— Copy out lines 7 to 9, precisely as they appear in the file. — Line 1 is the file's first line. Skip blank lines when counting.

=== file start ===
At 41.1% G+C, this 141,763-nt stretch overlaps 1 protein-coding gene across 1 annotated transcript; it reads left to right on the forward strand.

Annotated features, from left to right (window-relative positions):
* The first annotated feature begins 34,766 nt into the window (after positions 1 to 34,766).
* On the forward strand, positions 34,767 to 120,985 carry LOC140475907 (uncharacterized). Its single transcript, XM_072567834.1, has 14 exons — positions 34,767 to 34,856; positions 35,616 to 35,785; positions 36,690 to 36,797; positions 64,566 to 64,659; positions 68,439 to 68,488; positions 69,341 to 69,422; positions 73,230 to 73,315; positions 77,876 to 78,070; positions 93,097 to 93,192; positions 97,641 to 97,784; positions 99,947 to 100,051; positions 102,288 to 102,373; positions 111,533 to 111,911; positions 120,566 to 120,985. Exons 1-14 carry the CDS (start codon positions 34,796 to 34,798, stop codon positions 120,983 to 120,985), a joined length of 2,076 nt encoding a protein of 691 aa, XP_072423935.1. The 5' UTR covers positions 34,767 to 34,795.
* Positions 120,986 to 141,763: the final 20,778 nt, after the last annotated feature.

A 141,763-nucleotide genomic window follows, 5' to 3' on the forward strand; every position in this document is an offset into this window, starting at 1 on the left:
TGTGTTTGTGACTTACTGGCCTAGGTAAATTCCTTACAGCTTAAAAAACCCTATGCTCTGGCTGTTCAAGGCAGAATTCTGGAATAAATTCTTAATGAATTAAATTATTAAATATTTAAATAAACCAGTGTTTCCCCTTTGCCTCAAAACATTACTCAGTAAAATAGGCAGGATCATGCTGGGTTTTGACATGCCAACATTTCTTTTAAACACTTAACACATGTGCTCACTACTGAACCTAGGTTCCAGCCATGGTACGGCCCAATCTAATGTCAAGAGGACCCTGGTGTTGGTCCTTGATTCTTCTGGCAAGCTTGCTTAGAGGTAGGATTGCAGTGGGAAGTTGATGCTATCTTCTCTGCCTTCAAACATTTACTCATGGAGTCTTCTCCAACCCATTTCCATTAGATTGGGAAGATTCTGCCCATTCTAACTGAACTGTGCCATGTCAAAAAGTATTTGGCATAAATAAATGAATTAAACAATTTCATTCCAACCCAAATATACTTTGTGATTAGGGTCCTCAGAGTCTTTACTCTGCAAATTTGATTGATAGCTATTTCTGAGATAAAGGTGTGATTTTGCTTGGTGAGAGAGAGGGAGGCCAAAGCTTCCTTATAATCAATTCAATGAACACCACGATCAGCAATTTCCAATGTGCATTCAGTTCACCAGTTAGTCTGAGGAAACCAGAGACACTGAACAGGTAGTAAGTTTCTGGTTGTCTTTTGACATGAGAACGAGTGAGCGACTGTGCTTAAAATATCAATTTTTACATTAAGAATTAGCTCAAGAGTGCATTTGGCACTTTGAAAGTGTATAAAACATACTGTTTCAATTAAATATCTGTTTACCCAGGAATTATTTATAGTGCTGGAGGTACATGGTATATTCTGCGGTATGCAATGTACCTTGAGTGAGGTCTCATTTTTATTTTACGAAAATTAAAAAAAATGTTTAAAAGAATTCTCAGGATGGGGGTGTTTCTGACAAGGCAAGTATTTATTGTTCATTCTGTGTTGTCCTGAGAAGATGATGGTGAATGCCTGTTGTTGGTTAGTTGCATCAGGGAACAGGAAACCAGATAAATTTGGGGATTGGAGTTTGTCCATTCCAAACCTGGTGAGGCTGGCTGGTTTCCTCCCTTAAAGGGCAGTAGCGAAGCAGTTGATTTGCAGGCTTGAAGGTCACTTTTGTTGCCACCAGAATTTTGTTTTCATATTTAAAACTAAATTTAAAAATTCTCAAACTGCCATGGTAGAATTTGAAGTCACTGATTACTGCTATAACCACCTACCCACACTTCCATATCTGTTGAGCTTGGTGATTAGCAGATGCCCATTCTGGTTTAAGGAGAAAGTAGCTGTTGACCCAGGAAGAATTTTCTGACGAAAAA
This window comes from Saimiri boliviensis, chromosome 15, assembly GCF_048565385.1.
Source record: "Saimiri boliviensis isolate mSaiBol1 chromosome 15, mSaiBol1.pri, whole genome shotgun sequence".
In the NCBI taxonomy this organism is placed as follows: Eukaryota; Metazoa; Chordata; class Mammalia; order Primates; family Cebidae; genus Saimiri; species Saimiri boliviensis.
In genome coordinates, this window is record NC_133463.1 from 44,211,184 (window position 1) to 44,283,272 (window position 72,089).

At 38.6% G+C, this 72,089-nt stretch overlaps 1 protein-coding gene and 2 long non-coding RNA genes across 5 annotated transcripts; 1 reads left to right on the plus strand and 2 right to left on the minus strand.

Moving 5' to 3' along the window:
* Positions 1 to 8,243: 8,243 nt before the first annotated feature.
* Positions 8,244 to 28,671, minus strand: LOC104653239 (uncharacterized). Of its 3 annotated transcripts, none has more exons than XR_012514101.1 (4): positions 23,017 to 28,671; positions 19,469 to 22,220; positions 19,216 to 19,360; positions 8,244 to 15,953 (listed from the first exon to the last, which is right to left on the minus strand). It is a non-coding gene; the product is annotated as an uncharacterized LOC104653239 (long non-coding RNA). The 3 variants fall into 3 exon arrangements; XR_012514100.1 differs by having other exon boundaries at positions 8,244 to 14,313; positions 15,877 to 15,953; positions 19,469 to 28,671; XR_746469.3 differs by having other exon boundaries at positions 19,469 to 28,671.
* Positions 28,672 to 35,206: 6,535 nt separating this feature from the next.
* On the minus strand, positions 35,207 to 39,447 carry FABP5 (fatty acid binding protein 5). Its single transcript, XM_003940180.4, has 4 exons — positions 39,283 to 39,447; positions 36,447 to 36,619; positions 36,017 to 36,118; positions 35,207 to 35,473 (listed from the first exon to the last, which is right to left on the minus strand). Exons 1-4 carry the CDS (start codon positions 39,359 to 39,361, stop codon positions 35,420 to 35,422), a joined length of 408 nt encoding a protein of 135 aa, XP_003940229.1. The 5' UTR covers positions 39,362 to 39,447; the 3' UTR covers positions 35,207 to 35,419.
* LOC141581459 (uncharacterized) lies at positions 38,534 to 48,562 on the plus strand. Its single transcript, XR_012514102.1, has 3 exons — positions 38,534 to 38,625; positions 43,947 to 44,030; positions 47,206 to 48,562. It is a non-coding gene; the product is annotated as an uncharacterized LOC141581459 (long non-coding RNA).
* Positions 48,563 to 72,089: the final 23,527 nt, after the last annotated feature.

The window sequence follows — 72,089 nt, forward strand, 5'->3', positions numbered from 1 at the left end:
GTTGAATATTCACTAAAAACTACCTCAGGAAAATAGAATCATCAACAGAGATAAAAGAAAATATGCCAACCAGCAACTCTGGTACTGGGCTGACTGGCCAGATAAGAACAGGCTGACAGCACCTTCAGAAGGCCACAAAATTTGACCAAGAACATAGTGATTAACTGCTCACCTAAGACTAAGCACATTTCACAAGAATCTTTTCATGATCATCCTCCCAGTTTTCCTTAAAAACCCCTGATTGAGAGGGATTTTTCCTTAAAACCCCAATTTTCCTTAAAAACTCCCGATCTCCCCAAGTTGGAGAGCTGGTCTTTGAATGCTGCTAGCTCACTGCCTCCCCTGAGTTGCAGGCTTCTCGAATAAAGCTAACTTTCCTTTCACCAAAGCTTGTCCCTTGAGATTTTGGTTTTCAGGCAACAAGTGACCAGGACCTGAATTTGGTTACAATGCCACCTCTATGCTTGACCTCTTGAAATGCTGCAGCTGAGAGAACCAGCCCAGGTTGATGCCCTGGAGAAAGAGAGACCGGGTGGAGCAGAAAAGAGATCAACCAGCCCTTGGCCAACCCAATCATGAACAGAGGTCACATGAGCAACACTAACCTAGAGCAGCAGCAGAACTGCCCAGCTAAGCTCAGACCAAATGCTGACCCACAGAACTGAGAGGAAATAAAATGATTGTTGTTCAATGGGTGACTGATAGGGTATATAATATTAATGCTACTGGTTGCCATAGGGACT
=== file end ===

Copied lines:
TGTGTTTGTGACTTACTGGCCTAGGTAAATTCCTTACAGCTTAAAAAACCCTATGCTCTGGCTGTTCAAGGCAGAATTCTGGAATAAATTCTTAATGAATTAAATTATTAAATATTTAAATAAACCAGTGTTTCCCCTTTGCCTCAAAACATTACTCAGTAAAATAGGCAGGATCATGCTGGGTTTTGACATGCCAACATTTCTTTTAAACACTTAACACATGTGCTCACTACTGAACCTAGGTTCCAGCCATGGTACGGCCCAATCTAATGTCAAGAGGACCCTGGTGTTGGTCCTTGATTCTTCTGGCAAGCTTGCTTAGAGGTAGGATTGCAGTGGGAAGTTGATGCTATCTTCTCTGCCTTCAAACATTTACTCATGGAGTCTTCTCCAACCCATTTCCATTAGATTGGGAAGATTCTGCCCATTCTAACTGAACTGTGCCATGTCAAAAAGTATTTGGCATAAATAAATGAATTAAACAATTTCATTCCAACCCAAATATACTTTGTGATTAGGGTCCTCAGAGTCTTTACTCTGCAAATTTGATTGATAGCTATTTCTGAGATAAAGGTGTGATTTTGCTTGGTGAGAGAGAGGGAGGCCAAAGCTTCCTTATAATCAATTCAATGAACACCACGATCAGCAATTTCCAATGTGCATTCAGTTCACCAGTTAGTCTGAGGAAACCAGAGACACTGAACAGGTAGTAAGTTTCTGGTTGTCTTTTGACATGAGAACGAGTGAGCGACTGTGCTTAAAATATCAATTTTTACATTAAGAATTAGCTCAAGAGTGCATTTGGCACTTTGAAAGTGTATAAAACATACTGTTTCAATTAAATATCTGTTTACCCAGGAATTATTTATAGTGCTGGAGGTACATGGTATATTCTGCGGTATGCAATGTACCTTGAGTGAGGTCTCATTTTTATTTTACGAAAATTAAAAAAAATGTTTAAAAGAATTCTCAGGATGGGGGTGTTTCTGACAAGGCAAGTATTTATTGTTCATTCTGTGTTGTCCTGAGAAGATGATGGTGAATGCCTGTTGTTGGTTAGTTGCATCAGGGAACAGGAAACCAGATAAATTTGGGGATTGGAGTTTGTCCATTCCAAACCTGGTGAGGCTGGCTGGTTTCCTCCCTTAAAGGGCAGTAGCGAAGCAGTTGATTTGCAGGCTTGAAGGTCACTTTTGTTGCCACCAGAATTTTGTTTTCATATTTAAAACTAAATTTAAAAATTCTCAAACTGCCATGGTAGAATTTGAAGTCACTGATTACTGCTATAACCACCTACCCACACTTCCATATCTGTTGAGCTTGGTGATTAGCAGATGCCCATTCTGGTTTAAGGAGAAAGTAGCTGTTGACCCAGGAAGAATTTTCTGACGAAAAA
This window comes from Saimiri boliviensis, chromosome 15, assembly GCF_048565385.1.
Source record: "Saimiri boliviensis isolate mSaiBol1 chromosome 15, mSaiBol1.pri, whole genome shotgun sequence".